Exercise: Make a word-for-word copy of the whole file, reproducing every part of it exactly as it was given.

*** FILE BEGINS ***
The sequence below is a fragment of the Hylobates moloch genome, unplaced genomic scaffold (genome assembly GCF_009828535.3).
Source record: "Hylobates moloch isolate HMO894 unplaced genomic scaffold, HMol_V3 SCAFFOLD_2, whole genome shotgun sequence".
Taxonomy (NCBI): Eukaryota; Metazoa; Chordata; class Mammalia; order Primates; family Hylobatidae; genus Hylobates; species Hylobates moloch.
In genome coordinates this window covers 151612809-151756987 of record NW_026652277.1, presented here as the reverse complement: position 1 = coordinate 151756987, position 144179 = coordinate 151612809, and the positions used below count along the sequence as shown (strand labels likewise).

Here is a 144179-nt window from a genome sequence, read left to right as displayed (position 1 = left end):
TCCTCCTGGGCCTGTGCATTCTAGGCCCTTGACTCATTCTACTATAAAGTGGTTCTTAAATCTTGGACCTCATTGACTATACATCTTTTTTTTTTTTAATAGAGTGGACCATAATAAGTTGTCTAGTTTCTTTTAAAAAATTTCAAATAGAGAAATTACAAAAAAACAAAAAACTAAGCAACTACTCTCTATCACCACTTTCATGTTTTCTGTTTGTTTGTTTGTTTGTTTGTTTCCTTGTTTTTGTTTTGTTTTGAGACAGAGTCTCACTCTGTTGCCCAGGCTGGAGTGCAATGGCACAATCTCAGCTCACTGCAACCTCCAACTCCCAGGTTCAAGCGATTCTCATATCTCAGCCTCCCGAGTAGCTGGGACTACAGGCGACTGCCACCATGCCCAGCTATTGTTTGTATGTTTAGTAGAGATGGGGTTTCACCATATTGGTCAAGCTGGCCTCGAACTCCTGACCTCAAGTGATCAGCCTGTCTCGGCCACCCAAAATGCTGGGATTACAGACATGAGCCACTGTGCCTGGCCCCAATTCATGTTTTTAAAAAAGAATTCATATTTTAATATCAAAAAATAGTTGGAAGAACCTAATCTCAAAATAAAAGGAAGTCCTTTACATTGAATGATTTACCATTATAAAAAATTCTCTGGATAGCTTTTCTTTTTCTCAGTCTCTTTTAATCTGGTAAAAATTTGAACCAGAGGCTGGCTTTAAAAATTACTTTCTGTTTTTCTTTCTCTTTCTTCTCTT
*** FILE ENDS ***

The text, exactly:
The sequence below is a fragment of the Hylobates moloch genome, unplaced genomic scaffold (genome assembly GCF_009828535.3).
Source record: "Hylobates moloch isolate HMO894 unplaced genomic scaffold, HMol_V3 SCAFFOLD_2, whole genome shotgun sequence".
Taxonomy (NCBI): Eukaryota; Metazoa; Chordata; class Mammalia; order Primates; family Hylobatidae; genus Hylobates; species Hylobates moloch.
In genome coordinates this window covers 151612809-151756987 of record NW_026652277.1, presented here as the reverse complement: position 1 = coordinate 151756987, position 144179 = coordinate 151612809, and the positions used below count along the sequence as shown (strand labels likewise).

Here is a 144179-nt window from a genome sequence, read left to right as displayed (position 1 = left end):
TCCTCCTGGGCCTGTGCATTCTAGGCCCTTGACTCATTCTACTATAAAGTGGTTCTTAAATCTTGGACCTCATTGACTATACATCTTTTTTTTTTTTAATAGAGTGGACCATAATAAGTTGTCTAGTTTCTTTTAAAAAATTTCAAATAGAGAAATTACAAAAAAACAAAAAACTAAGCAACTACTCTCTATCACCACTTTCATGTTTTCTGTTTGTTTGTTTGTTTGTTTGTTTCCTTGTTTTTGTTTTGTTTTGAGACAGAGTCTCACTCTGTTGCCCAGGCTGGAGTGCAATGGCACAATCTCAGCTCACTGCAACCTCCAACTCCCAGGTTCAAGCGATTCTCATATCTCAGCCTCCCGAGTAGCTGGGACTACAGGCGACTGCCACCATGCCCAGCTATTGTTTGTATGTTTAGTAGAGATGGGGTTTCACCATATTGGTCAAGCTGGCCTCGAACTCCTGACCTCAAGTGATCAGCCTGTCTCGGCCACCCAAAATGCTGGGATTACAGACATGAGCCACTGTGCCTGGCCCCAATTCATGTTTTTAAAAAAGAATTCATATTTTAATATCAAAAAATAGTTGGAAGAACCTAATCTCAAAATAAAAGGAAGTCCTTTACATTGAATGATTTACCATTATAAAAAATTCTCTGGATAGCTTTTCTTTTTCTCAGTCTCTTTTAATCTGGTAAAAATTTGAACCAGAGGCTGGCTTTAAAAATTACTTTCTGTTTTTCTTTCTCTTTCTTCTCTT